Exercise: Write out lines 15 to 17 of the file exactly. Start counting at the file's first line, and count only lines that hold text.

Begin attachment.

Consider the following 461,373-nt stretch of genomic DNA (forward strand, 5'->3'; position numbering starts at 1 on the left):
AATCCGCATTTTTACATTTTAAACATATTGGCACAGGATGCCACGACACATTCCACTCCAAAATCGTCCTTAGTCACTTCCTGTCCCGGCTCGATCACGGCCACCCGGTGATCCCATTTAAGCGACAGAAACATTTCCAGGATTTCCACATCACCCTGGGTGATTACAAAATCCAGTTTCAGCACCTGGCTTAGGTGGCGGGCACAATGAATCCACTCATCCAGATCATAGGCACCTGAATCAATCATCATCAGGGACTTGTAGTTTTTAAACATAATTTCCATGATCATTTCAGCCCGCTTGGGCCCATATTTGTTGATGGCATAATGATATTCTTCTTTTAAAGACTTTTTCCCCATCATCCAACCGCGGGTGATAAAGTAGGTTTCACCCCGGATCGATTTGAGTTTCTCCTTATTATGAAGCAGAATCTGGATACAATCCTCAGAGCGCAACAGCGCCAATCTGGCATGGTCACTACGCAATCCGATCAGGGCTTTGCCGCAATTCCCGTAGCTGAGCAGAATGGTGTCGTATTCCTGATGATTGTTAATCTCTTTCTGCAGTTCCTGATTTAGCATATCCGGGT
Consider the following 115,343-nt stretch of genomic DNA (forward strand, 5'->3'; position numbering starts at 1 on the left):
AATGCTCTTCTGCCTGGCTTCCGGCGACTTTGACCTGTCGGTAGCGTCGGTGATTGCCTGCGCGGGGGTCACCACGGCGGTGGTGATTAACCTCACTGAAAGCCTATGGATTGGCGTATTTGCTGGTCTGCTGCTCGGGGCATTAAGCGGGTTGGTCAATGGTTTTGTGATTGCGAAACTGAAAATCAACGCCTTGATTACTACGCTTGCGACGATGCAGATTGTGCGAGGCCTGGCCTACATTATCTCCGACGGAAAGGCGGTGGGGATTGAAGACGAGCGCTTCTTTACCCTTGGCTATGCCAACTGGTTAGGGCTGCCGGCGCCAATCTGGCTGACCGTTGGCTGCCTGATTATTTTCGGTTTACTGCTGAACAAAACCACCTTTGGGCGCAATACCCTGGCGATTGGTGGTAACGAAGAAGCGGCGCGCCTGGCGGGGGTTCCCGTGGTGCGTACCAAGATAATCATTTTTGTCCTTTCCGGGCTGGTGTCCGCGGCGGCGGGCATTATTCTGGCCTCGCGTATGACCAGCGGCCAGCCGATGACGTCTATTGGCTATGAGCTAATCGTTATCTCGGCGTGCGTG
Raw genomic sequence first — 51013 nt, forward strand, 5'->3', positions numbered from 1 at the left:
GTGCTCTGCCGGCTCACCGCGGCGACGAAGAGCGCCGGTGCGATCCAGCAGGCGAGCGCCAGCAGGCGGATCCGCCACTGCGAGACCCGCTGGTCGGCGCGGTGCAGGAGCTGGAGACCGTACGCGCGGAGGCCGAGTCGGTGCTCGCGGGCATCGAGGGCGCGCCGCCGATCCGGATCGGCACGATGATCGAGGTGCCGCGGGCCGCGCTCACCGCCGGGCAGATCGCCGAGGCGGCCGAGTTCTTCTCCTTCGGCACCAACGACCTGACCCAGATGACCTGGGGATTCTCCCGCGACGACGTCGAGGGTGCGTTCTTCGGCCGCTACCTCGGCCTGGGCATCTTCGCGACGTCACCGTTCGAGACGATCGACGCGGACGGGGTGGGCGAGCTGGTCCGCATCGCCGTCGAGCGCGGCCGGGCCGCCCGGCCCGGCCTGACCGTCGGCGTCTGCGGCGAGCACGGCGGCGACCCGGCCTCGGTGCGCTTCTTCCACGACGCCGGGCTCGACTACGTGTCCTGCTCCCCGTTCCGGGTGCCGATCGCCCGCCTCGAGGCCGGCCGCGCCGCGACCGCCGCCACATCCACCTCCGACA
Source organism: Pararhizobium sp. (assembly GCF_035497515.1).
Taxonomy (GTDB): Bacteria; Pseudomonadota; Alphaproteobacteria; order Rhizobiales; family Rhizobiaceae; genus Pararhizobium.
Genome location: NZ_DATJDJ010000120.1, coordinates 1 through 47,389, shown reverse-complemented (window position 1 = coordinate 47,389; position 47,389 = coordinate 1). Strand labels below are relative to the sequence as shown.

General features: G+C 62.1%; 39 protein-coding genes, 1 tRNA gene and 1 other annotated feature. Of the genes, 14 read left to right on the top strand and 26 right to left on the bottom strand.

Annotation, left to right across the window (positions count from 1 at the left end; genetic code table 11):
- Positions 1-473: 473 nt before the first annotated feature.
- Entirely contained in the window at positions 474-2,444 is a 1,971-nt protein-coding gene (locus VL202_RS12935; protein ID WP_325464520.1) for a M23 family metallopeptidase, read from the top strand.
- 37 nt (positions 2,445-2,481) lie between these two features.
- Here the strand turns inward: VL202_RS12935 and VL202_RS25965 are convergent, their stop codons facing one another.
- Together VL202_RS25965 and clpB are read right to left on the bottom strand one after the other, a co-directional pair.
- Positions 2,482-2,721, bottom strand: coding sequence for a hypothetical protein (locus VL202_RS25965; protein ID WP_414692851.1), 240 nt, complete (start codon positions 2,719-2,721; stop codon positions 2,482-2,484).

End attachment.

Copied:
- Here the strand turns inward: VL202_RS12935 and VL202_RS25965 are convergent, their stop codons facing one another.
- Together VL202_RS25965 and clpB are read right to left on the bottom strand one after the other, a co-directional pair.
- Positions 2,482-2,721, bottom strand: coding sequence for a hypothetical protein (locus VL202_RS25965; protein ID WP_414692851.1), 240 nt, complete (start codon positions 2,719-2,721; stop codon positions 2,482-2,484).